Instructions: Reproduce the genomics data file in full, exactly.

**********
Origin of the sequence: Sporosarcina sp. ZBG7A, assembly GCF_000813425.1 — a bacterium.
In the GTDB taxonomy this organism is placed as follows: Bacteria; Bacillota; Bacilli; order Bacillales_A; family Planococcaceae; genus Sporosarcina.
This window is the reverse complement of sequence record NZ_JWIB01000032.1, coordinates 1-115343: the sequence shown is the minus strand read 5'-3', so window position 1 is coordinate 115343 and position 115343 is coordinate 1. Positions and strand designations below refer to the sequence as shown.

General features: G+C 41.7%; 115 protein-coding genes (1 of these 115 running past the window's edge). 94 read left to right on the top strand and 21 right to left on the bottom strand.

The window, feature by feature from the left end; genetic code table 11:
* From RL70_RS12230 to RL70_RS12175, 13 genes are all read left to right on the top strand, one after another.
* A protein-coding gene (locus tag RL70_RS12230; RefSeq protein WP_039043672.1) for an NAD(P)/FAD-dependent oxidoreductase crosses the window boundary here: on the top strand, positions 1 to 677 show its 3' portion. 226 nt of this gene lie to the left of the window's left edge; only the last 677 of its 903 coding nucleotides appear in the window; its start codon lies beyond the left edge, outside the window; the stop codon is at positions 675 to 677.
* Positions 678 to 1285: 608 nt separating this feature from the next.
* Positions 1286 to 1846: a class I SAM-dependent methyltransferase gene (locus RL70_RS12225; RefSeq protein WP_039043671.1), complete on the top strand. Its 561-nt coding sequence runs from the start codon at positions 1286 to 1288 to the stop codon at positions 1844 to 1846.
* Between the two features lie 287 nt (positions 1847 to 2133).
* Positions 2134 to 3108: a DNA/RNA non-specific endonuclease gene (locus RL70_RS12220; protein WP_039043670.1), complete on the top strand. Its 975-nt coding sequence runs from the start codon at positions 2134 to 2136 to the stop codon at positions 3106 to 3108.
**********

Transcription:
Origin of the sequence: Sporosarcina sp. ZBG7A, assembly GCF_000813425.1 — a bacterium.
In the GTDB taxonomy this organism is placed as follows: Bacteria; Bacillota; Bacilli; order Bacillales_A; family Planococcaceae; genus Sporosarcina.
This window is the reverse complement of sequence record NZ_JWIB01000032.1, coordinates 1-115343: the sequence shown is the minus strand read 5'-3', so window position 1 is coordinate 115343 and position 115343 is coordinate 1. Positions and strand designations below refer to the sequence as shown.

General features: G+C 41.7%; 115 protein-coding genes (1 of these 115 running past the window's edge). 94 read left to right on the top strand and 21 right to left on the bottom strand.

The window, feature by feature from the left end; genetic code table 11:
* From RL70_RS12230 to RL70_RS12175, 13 genes are all read left to right on the top strand, one after another.
* A protein-coding gene (locus tag RL70_RS12230; RefSeq protein WP_039043672.1) for an NAD(P)/FAD-dependent oxidoreductase crosses the window boundary here: on the top strand, positions 1 to 677 show its 3' portion. 226 nt of this gene lie to the left of the window's left edge; only the last 677 of its 903 coding nucleotides appear in the window; its start codon lies beyond the left edge, outside the window; the stop codon is at positions 675 to 677.
* Positions 678 to 1285: 608 nt separating this feature from the next.
* Positions 1286 to 1846: a class I SAM-dependent methyltransferase gene (locus RL70_RS12225; RefSeq protein WP_039043671.1), complete on the top strand. Its 561-nt coding sequence runs from the start codon at positions 1286 to 1288 to the stop codon at positions 1844 to 1846.
* Between the two features lie 287 nt (positions 1847 to 2133).
* Positions 2134 to 3108: a DNA/RNA non-specific endonuclease gene (locus RL70_RS12220; protein WP_039043670.1), complete on the top strand. Its 975-nt coding sequence runs from the start codon at positions 2134 to 2136 to the stop codon at positions 3106 to 3108.